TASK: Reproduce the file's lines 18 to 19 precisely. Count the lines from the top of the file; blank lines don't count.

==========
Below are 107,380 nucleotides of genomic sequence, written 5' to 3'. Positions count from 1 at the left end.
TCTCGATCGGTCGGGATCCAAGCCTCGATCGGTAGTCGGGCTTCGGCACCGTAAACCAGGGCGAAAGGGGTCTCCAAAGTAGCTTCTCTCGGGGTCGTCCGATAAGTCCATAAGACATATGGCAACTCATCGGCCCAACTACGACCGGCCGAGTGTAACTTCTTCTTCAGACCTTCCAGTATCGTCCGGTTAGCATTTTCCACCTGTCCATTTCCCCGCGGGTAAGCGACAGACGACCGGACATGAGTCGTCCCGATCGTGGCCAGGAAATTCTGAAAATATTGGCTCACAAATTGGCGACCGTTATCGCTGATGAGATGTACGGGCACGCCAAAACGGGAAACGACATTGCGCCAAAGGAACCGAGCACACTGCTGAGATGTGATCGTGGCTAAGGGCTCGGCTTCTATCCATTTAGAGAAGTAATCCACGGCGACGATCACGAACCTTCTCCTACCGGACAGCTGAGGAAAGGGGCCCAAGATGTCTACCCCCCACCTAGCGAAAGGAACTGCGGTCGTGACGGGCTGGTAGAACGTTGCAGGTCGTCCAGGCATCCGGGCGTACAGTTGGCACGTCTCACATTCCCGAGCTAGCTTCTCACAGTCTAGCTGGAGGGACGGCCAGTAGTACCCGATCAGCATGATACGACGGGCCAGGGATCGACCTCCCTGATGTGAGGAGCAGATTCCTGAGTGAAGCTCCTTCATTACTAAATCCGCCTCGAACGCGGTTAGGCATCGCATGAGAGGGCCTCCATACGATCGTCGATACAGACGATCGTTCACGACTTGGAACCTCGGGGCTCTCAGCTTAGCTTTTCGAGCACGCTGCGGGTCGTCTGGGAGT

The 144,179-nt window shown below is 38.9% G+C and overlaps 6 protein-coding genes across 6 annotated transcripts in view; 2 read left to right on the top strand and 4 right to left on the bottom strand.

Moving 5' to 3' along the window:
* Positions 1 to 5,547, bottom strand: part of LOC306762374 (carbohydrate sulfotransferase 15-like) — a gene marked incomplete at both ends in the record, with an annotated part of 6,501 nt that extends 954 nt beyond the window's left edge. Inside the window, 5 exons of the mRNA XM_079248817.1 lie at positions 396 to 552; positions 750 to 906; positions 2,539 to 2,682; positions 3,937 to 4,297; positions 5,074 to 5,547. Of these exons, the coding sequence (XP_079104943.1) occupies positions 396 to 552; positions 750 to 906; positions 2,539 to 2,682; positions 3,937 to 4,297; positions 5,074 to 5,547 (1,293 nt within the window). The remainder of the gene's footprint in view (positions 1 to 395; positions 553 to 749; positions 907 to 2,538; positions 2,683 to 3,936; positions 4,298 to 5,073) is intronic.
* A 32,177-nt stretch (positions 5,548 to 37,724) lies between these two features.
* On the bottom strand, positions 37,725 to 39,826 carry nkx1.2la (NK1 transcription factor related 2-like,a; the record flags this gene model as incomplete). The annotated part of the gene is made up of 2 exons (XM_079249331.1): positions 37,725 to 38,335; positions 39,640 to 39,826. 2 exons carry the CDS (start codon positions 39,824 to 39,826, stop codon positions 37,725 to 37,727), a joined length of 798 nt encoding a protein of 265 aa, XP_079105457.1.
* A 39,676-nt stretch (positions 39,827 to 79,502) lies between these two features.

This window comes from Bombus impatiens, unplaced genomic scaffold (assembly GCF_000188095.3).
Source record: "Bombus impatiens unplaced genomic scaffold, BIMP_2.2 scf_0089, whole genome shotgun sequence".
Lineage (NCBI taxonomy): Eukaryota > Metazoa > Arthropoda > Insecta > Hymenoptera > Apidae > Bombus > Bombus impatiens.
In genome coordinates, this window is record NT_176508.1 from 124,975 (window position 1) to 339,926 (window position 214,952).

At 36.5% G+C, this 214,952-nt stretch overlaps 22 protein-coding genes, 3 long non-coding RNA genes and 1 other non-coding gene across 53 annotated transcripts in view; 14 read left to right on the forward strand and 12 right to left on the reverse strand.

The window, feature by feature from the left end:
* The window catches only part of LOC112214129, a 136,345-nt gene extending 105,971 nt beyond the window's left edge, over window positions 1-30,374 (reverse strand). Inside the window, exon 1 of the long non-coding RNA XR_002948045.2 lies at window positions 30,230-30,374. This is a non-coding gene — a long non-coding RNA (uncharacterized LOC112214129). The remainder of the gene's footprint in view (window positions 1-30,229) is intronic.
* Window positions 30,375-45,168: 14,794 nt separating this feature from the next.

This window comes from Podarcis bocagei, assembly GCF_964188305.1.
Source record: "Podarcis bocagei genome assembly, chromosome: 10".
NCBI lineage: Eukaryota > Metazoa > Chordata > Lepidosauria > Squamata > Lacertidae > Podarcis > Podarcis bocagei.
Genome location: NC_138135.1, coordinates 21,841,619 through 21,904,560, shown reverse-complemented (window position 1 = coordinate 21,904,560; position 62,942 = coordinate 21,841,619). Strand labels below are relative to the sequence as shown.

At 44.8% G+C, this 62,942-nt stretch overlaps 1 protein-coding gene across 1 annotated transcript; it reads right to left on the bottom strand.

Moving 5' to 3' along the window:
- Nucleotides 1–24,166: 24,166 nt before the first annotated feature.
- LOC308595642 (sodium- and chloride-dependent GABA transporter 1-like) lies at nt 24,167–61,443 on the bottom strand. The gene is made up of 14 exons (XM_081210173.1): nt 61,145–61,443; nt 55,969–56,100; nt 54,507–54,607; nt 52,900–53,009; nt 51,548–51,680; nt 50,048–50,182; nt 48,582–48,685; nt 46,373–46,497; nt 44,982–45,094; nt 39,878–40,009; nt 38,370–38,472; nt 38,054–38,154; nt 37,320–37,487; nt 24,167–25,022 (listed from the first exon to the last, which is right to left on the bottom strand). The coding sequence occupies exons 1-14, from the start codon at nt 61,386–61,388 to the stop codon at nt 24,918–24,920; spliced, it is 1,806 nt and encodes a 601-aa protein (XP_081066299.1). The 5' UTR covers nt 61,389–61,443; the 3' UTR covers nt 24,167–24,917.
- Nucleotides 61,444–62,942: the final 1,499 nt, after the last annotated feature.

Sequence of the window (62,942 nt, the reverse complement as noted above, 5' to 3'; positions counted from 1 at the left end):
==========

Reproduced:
Source record: "Podarcis bocagei genome assembly, chromosome: 10".
NCBI lineage: Eukaryota > Metazoa > Chordata > Lepidosauria > Squamata > Lacertidae > Podarcis > Podarcis bocagei.